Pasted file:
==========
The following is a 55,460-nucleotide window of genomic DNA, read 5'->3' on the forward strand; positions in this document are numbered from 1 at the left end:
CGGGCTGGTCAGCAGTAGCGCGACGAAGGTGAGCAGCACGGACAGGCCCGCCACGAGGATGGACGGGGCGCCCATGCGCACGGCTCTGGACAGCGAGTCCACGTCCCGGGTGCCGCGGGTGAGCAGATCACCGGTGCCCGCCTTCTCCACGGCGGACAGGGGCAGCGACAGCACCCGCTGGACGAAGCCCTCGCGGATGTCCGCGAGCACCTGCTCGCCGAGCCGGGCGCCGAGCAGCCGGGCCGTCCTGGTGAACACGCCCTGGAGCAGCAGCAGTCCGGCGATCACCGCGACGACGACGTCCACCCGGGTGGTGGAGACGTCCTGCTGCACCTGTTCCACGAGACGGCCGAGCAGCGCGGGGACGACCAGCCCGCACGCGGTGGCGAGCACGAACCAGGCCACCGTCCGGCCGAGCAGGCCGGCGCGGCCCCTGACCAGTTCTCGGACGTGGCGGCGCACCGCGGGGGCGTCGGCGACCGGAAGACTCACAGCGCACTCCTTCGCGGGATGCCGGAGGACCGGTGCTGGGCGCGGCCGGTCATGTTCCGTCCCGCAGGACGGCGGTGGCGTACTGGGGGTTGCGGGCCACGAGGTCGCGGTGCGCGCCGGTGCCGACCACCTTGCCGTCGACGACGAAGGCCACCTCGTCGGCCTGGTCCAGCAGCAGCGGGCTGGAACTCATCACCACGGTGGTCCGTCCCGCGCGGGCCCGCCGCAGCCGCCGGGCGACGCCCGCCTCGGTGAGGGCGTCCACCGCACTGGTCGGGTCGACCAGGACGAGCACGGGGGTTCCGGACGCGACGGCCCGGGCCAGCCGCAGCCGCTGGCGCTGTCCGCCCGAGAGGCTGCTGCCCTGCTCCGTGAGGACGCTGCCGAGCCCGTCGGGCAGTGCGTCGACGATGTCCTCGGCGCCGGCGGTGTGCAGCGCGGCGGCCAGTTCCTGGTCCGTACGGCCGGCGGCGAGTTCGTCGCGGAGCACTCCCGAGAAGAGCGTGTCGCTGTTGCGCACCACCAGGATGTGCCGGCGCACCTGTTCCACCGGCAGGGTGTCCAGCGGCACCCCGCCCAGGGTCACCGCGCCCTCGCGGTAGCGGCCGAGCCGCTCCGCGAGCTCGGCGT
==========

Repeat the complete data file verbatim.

The following is a 55,460-nucleotide window of genomic DNA, read 5'->3' on the forward strand; positions in this document are numbered from 1 at the left end:
CGGGCTGGTCAGCAGTAGCGCGACGAAGGTGAGCAGCACGGACAGGCCCGCCACGAGGATGGACGGGGCGCCCATGCGCACGGCTCTGGACAGCGAGTCCACGTCCCGGGTGCCGCGGGTGAGCAGATCACCGGTGCCCGCCTTCTCCACGGCGGACAGGGGCAGCGACAGCACCCGCTGGACGAAGCCCTCGCGGATGTCCGCGAGCACCTGCTCGCCGAGCCGGGCGCCGAGCAGCCGGGCCGTCCTGGTGAACACGCCCTGGAGCAGCAGCAGTCCGGCGATCACCGCGACGACGACGTCCACCCGGGTGGTGGAGACGTCCTGCTGCACCTGTTCCACGAGACGGCCGAGCAGCGCGGGGACGACCAGCCCGCACGCGGTGGCGAGCACGAACCAGGCCACCGTCCGGCCGAGCAGGCCGGCGCGGCCCCTGACCAGTTCTCGGACGTGGCGGCGCACCGCGGGGGCGTCGGCGACCGGAAGACTCACAGCGCACTCCTTCGCGGGATGCCGGAGGACCGGTGCTGGGCGCGGCCGGTCATGTTCCGTCCCGCAGGACGGCGGTGGCGTACTGGGGGTTGCGGGCCACGAGGTCGCGGTGCGCGCCGGTGCCGACCACCTTGCCGTCGACGACGAAGGCCACCTCGTCGGCCTGGTCCAGCAGCAGCGGGCTGGAACTCATCACCACGGTGGTCCGTCCCGCGCGGGCCCGCCGCAGCCGCCGGGCGACGCCCGCCTCGGTGAGGGCGTCCACCGCACTGGTCGGGTCGACCAGGACGAGCACGGGGGTTCCGGACGCGACGGCCCGGGCCAGCCGCAGCCGCTGGCGCTGTCCGCCCGAGAGGCTGCTGCCCTGCTCCGTGAGGACGCTGCCGAGCCCGTCGGGCAGTGCGTCGACGATGTCCTCGGCGCCGGCGGTGTGCAGCGCGGCGGCCAGTTCCTGGTCCGTACGGCCGGCGGCGAGTTCGTCGCGGAGCACTCCCGAGAAGAGCGTGTCGCTGTTGCGCACCACCAGGATGTGCCGGCGCACCTGTTCCACCGGCAGGGTGTCCAGCGGCACCCCGCCCAGGGTCACCGCGCCCTCGCGGTAGCGGCCGAGCCGCTCCGCGAGCTCGGCGT